Low and Slow
May 29, 2019 07:48PM
By Charlie Litton
There is a secret ingredient for really good barbecue. The kind that wins competitions. The kind that is hard to replicate in a restaurant.
Good, competition-worthy barbecue is special. No small amount of effort goes into it. A mother might—might—fuss more over a newborn. She might also get more sleep.
It is difficult to smoke meat commercially with the same level of quality as a competition. Good barbecue takes time, a luxury many restaurants can’t afford, says Lowell Wilhite, 68, a certified master judge with the Kansas City Barbeque Society, or KCBS for short.
“You gotta put some love into it to make it good,” he says. “You gotta do it with care and love or else don’t bother with it.”
Originally from Jefferson City, Missouri, Wilhite is a retired IT project manager who has lived in Omaha since the early 1970s. He worked for 22 years at Mutual of Omaha before joining First Data, then closed out his career as a project consultant for firms like eBay, PayPal, and Ralph Lauren.
He has been deeply involved in the Omaha barbecue scene for nearly as long, joining the Greater Omaha Barbeque Society shortly after its founding. He went on to serve as a board member, president, and treasurer.
In 1998, Wilhite qualified as a certified barbecue judge, and in 2013 qualified as a master certified judge for KCBS, the world’s largest and most widely known barbecue organization. Certification requires specific training and practical experience as a cook and competitor. He knows firsthand how difficult it can be to make magic with the notoriously persnickety brisket.
“I learned that it’s a lot of work and a lot of money,” Wilhite says. “It’s a lot easier to judge,” he adds with a laugh.
Equipment, time, and resources are certainly important, but elevating decent barbecue into something special requires more.
What else—if not love—can compel someone to spend 12-14 hours carefully stoking and maintaining a slow and low burn of hot smoke? Missing pre-dawn sleep in the darkest hours to nurture dimly lit embers that couldn’t warm a cup of coffee? All for what? Smoke-flavored meat?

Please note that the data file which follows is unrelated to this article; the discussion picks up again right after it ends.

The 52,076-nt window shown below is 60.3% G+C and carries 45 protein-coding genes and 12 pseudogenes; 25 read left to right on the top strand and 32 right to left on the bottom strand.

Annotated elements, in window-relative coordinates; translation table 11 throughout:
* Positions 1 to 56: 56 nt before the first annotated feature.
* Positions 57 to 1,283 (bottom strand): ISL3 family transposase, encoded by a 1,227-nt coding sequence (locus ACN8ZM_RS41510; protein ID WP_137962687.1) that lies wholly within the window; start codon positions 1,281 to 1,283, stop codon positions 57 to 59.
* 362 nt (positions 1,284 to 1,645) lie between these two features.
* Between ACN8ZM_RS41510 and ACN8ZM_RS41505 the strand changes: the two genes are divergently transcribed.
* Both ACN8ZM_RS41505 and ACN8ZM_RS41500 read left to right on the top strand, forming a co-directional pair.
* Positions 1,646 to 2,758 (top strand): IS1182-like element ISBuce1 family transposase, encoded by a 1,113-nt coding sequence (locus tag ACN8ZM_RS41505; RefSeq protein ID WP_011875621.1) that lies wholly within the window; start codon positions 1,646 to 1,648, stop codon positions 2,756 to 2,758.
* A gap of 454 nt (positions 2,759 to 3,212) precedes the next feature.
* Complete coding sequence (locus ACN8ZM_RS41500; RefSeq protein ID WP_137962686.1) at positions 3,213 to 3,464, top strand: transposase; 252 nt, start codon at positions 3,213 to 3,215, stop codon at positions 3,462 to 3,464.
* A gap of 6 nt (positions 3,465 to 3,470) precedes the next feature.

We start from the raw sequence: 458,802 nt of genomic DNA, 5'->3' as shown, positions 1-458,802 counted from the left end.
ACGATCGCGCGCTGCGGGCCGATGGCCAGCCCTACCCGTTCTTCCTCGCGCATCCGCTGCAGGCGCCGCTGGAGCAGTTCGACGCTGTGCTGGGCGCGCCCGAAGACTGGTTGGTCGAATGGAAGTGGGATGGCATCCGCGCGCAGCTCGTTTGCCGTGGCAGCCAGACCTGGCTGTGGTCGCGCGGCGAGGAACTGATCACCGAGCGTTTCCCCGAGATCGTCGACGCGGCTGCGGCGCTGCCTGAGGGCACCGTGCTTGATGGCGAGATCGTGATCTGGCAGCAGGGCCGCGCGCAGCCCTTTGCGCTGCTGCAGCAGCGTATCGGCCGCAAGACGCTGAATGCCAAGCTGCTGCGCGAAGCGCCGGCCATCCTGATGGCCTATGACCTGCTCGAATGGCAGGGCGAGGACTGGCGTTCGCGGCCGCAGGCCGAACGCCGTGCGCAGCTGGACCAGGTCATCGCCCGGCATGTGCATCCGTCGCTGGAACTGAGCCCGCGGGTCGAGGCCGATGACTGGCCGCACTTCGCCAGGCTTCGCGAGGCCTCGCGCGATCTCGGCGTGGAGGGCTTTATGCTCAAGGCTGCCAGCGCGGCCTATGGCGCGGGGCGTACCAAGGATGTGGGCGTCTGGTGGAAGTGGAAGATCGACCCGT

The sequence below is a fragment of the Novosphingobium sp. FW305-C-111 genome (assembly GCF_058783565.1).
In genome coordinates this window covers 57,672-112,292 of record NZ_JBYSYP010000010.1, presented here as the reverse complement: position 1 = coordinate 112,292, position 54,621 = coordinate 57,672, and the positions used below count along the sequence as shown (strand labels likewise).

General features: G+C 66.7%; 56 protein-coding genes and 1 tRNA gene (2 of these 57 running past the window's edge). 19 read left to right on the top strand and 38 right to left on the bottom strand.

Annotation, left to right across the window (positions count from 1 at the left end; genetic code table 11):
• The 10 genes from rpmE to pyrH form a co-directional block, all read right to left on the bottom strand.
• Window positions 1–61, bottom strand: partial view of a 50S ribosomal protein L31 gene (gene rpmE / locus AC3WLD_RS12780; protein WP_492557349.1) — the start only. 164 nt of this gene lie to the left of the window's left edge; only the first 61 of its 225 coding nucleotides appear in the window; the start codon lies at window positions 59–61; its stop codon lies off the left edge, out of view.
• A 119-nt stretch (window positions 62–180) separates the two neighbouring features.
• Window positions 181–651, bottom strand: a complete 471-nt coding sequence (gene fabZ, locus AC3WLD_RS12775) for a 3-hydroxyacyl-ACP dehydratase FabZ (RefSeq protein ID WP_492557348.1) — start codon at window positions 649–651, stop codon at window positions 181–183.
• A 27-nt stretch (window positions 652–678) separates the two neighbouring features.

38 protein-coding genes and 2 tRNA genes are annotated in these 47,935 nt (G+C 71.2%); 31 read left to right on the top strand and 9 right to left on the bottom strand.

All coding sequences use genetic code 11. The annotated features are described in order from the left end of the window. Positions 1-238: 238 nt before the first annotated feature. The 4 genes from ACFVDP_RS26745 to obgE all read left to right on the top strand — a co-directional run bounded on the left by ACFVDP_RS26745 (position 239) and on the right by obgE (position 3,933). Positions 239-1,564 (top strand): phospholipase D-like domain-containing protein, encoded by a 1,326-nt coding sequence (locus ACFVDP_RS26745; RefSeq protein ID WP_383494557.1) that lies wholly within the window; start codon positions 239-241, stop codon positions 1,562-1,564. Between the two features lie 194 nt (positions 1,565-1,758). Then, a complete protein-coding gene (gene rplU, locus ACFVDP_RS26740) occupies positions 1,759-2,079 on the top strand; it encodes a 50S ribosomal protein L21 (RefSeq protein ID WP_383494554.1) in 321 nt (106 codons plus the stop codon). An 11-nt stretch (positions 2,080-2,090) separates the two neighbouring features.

No matter how mouth-watering, tender, and delicious it may be, properly cooked barbecue isn’t as forgiving as grilling burgers and brats. There’s a reason most people order pizza for the big-game viewing party.
Cooking a brisket? That takes time and next-level patience.
“I have cooked a brisket in eight hours…but I don’t like to do it that fast,” Wilhite says.
As for sauce? Don’t go there.
Wilhite has judged 51 KCBS-sanctioned competitions over the years, and the quickest way to the wrong side of one of his pet peeves is spending undue focus on sauce. The meat is supposed to be the star—sauce is an afterthought.
The most common mistake he sees is a lack of patience. Patience is the key virtue for barbecuing, which is not to be mistaken for grilling.
Grilling involves searing heat directly applied to steaks and burgers for quick—and delicious—cooking. Barbecue, however, is about taking the toughest cuts of meat and turning them into morsels of joy with low heat and excruciatingly long cooking times.
In fact, barbecue often means indirect heat, where the heat from wood smoke simultaneously flavors and gently cooks the meat to divine tenderness. Ideal temperatures range between 200- and 250-degrees Fahrenheit. At that temperature, cooking ribs, a pork shoulder, or a brisket is an all-day affair—or all night if noon is the targeted feast time.
“225 is the minimum I cook at,” Wilhite says. “At 225 you’re safe. That’s low and slow enough.”
There are many good resources for the curious and those looking to raise their outdoor cooking game with the art of low and slow, including specialized stores and websites. They offer gear, equipment, and expertise.
Even better, attend a barbecue competition. Most cooks and judges enjoy chatting up folks who want to learn, Wilhite says.
There are worse ways to spend a weekend.
“What’s better than sitting around, smelling barbecue smoke, and drinking beer?” he says. “It can’t be all bad.”
Visit gobs.org for more information.This article first appeared in the June 2019 edition of 60PLUS in Omaha Magazine. To receive the magazine, click here to subscribe.